When I used to sit hunched over in my cubicle, trying to muster the energy to slog through my work to-do list, I tried all sorts of tactics to make myself feel better about my situation. I frequented motivational blogs, searched for “how-to” articles about staying energized in the office, and read personal development books during my lunch breaks, hoping to find inspiration.
Some of what I read was legitimately helpful and mind-opening, but often I would come across well-meaning, but essentially useless advice that can be summed up in a few cliché phrases:
“Just think positively.” Sure, it’s great to think positively, but if you have to force positivity when you’re actually feeling miserable, it’ll just piss you off. And it’s hard to feel positive when you’re resenting positivity.
“Follow your dreams.” Yeah, following your dreams sounds lovely, but what if you have no idea what your “dream” is? Then this motivational cliché quickly becomes a depressing reminder that you have no clear direction.
“If you do what you love, money will follow.” Maybe that’s true for some people, but what if you love to hang out with your dog? Or drink wine with friends? Or binge-watch Scandal? Is someone going to pay you to do those things? Doubtful.
The positivity movement has become trendy, and for good reason — your thoughts really do impact how you view the world and what kind of actions you take. In a world that seems to magnetize negativity (just look at the news, or celebrity gossip blogs, or fear tactics in commercials), I’m glad people are opening up to motivational blogs and books about positive thinking. It’s about time!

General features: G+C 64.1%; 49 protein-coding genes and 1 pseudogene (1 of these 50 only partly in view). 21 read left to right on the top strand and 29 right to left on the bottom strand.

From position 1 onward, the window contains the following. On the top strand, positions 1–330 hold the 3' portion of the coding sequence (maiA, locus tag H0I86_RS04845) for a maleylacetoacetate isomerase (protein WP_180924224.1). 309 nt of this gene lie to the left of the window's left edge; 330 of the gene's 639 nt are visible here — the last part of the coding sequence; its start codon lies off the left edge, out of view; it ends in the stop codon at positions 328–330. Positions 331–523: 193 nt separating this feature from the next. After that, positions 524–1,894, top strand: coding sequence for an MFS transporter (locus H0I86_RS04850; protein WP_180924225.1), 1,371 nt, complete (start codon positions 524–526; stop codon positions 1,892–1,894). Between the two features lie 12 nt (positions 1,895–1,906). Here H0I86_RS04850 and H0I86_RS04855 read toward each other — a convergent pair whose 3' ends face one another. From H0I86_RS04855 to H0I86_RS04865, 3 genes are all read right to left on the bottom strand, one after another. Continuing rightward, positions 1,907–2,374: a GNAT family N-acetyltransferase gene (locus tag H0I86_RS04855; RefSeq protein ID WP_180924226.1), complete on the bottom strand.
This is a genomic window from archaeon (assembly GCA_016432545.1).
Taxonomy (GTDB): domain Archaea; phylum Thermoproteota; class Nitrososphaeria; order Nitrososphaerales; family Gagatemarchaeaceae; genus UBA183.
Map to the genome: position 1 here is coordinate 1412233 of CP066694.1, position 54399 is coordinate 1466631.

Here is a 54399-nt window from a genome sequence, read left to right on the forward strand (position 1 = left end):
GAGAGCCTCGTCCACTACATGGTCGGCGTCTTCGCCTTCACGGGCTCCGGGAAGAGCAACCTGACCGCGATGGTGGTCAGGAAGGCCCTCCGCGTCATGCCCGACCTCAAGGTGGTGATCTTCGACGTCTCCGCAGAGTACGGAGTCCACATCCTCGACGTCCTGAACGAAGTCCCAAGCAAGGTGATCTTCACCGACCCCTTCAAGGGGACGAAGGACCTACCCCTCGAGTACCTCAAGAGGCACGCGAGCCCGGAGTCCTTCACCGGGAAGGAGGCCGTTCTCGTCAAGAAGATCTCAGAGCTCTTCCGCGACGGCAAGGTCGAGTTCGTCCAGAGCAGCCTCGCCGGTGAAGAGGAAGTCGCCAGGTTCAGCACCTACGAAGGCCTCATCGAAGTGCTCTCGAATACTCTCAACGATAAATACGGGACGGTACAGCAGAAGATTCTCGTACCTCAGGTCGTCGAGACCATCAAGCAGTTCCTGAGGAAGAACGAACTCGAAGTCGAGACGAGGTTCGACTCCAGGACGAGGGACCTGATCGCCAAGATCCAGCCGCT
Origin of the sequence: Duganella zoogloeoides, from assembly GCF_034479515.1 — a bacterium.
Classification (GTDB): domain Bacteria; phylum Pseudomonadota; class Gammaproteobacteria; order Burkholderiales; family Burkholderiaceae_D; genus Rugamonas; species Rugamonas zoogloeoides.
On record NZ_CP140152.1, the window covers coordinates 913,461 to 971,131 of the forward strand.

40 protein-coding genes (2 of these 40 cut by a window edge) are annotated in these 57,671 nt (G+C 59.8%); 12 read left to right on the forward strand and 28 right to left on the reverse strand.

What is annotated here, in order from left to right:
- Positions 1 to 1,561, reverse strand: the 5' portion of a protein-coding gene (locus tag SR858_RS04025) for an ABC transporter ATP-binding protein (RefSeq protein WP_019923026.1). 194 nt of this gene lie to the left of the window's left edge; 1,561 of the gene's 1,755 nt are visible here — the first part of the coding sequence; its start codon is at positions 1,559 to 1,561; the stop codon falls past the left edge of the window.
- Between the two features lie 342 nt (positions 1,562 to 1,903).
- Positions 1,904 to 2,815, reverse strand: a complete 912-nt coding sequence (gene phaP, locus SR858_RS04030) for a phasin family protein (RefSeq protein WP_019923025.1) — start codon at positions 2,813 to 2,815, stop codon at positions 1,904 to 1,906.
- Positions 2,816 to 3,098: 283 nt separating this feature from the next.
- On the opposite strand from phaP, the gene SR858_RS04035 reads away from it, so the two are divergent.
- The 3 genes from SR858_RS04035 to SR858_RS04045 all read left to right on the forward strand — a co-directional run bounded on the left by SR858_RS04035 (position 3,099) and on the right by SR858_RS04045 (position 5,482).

But there’s a less popular, shadow side to the “rose-colored glasses” movement. When you’re so focused on forcing yourself to feel good and be grateful for a less-than-ideal situation, it can quickly turn into denial and/or rationalization. The result? Stagnation. Discontent. Inner conflict.
If I had stayed on that path of trying to force positivity and happiness at my soul-sucking desk job, I’d probably still be there, secretly feeling stifled and miserable beneath my inauthentic smiling face.
So what did I do instead? I allowed myself to actually feel the discomfort. I rode the emotional wave of my cubicle panic attack. I acknowledged how bored and drained and confused I felt so that I could actually try to change my situation instead of hide it with a positivity Band-Aid. And I hired a coach to help me navigate through the uncertainty.
Negative emotions aren’t some horrible, shameful thing that you need to hide or ignore — they’re often red flags that your current situation isn’t right for you in some way or another. And if you deny the bad feelings, you simultaneously deny yourself the chance to seek out something that’s way more authentic.
So go ahead, feel your negative feelings. But don’t stop there (because that would just be downright depressing) — make it your personal mission to figure out what energizes you and makes you feel most “you.” Get clear on your Core Desired Feelings (shout-out to Danielle LaPorte). And get some support along the way.
Not sure where to turn for support? Well stay tuned because pretty soon we’ll be launching a new program to help you create an escape plan from your miserable desk job, and you’ll get tons of one-on-one and community support along the way.
So tell us: What uncomfortable feelings have you maybe been ignoring? Let us know in the comments below, and share this blog with anyone who might need to hear this message today!
Kristen (& Rachel)